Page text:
On Friday, October 18th we're all invited to take Philly’s picture as part of the fourth annual Philly Photo Day. The result is a collectively created portrait of a day in the life of the city comprised of hundreds upon hundreds of snapshots gathered from amateurs and professionals alike.
Last year more than 1800 photos were submitted to the Philadelphia Photo Arts Center (PPAC) for Philly Photo Day. And the goal is to have an even higher level of participation this year.
As with last year, teaching artists will hold workshops at community centers around the city. This year's workshops will be longer (4-6 hours) to offer "more hands-on practice and collaboration with the teaching artist," said PPAC Executive Director Sarah Stolfa.
New this year will be temporary community murals created from each community center session. There will be up to 20 different “digital murals” (tempoary murals on vinyl) created with community center participants in partnership with the Mural Arts Program.
The idea was born out of the desire to put community members photographs out in their own community, Stolfa said. These murals will be installed for 6 months on the community center itself or very nearby.
Select Philly Photo Day submissions will also appear on 40 donated Clear Channel billboards throughout the city. Participate and you just might see your work prominently displayed somewhere around town. (We'll also feature selections from Philly Photo Day on Eyes on the Street.)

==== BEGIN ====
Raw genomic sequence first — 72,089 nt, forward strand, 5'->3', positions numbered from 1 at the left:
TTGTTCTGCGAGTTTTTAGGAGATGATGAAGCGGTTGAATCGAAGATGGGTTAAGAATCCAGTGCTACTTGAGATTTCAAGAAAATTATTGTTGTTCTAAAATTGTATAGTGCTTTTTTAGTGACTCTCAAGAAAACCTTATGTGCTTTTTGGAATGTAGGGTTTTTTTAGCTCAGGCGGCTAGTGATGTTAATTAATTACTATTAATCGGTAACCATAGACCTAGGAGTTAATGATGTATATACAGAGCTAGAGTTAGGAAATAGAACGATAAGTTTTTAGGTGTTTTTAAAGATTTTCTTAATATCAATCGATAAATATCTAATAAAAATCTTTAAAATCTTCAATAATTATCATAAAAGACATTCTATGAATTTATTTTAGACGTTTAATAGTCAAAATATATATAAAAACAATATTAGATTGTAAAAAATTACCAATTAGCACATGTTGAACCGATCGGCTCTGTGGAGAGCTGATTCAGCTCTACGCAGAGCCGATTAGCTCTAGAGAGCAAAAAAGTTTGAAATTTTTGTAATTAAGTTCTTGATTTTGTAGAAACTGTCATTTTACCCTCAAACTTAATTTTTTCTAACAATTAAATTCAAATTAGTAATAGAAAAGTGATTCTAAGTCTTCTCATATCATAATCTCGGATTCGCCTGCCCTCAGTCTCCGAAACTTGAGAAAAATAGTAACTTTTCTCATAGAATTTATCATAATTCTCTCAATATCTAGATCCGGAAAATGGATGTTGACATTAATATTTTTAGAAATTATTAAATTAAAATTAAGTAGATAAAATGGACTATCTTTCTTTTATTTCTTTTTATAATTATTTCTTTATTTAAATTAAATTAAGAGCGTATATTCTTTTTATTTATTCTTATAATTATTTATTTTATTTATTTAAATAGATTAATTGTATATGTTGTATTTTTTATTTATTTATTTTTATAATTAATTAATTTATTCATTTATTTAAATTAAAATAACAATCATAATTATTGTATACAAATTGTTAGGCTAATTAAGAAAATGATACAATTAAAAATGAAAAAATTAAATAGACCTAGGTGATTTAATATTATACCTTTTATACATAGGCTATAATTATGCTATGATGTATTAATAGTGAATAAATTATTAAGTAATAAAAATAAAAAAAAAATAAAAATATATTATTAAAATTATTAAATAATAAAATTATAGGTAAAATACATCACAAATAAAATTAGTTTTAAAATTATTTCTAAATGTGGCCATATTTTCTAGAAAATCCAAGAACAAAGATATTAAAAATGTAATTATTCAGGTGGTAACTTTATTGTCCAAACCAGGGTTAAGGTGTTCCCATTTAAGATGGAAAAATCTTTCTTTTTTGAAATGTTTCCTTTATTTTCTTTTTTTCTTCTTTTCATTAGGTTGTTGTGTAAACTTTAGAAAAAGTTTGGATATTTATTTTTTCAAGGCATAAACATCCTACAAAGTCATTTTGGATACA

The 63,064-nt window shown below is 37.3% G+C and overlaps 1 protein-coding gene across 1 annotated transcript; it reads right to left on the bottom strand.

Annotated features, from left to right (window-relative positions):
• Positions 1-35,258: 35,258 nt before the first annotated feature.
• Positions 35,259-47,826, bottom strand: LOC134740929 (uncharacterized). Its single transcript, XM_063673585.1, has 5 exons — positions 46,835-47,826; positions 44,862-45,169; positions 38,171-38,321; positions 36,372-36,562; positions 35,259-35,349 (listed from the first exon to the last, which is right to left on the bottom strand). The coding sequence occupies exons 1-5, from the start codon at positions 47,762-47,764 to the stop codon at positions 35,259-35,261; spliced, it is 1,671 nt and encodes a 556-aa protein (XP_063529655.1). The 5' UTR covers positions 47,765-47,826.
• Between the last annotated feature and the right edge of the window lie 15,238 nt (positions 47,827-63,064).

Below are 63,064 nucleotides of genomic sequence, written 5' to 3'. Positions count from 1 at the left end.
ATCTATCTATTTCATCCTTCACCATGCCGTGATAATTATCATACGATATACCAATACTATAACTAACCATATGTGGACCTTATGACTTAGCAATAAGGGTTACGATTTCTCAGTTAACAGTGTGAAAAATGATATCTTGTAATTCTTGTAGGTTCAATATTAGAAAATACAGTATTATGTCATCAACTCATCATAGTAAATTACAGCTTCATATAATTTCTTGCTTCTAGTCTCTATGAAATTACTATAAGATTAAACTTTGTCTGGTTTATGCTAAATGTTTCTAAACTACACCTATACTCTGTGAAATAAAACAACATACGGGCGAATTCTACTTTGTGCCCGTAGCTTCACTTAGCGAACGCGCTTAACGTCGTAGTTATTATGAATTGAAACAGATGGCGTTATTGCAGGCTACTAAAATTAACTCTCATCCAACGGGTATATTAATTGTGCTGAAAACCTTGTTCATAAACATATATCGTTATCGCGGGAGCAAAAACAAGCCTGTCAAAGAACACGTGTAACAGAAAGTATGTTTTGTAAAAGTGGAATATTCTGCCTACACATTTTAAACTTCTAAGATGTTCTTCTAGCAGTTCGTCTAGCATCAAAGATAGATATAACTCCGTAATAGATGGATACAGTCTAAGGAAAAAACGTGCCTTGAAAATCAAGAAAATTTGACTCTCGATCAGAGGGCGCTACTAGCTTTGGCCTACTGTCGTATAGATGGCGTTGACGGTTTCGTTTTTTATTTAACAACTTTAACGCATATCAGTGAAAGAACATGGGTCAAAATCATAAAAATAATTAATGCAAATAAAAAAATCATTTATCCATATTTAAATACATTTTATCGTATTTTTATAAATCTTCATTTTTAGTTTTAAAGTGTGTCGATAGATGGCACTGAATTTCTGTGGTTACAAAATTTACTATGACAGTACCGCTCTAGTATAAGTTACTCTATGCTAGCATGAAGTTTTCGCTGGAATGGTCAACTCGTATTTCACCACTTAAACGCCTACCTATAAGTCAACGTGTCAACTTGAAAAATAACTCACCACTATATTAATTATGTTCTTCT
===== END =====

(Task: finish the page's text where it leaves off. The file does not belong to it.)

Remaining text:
Come October 18th, grab your mobile phone, point-and-shoot, or digital SLR - or head to a community center to use one of PPAC's cameras - and set out into the city with the goal of capturing one interesting picture of Philadelphia. After that all you'll have to do is submit your photo online and the Philadelphia Photo Arts Center will print and exhibit every single image in a huge group show that will run from November 14-December 28.
This year's Philly Photo Day is made possible thorugh grant funding from PNC Arts Alive and a $75,000 Knight Arts Challenge matching grant. PPAC's Philly Photo Day Kickstarter campaign ends Wednesday morning at 9:48am so there's still time to help them complete their Knight Arts Challenge match via Kickstarter. You can also help PPAC meet its funding goals, you can make a donation starting at $10 online.
Ashley writes and edits Eyes on the Street. She has a special interest in preservation, neighborhoods, and all things public – from policy to art. Ashley holds masters degrees in City and Regional Planning and Historic Preservation from PennDesign.
Ashley has lived in 12 zip codes that she can think of, including neighborhoods in Los Angeles, Chicago, Boston, New York and Philadelphia. She is proud to call 19147 home.
Find Ashley on twitter @ashleyjhahn.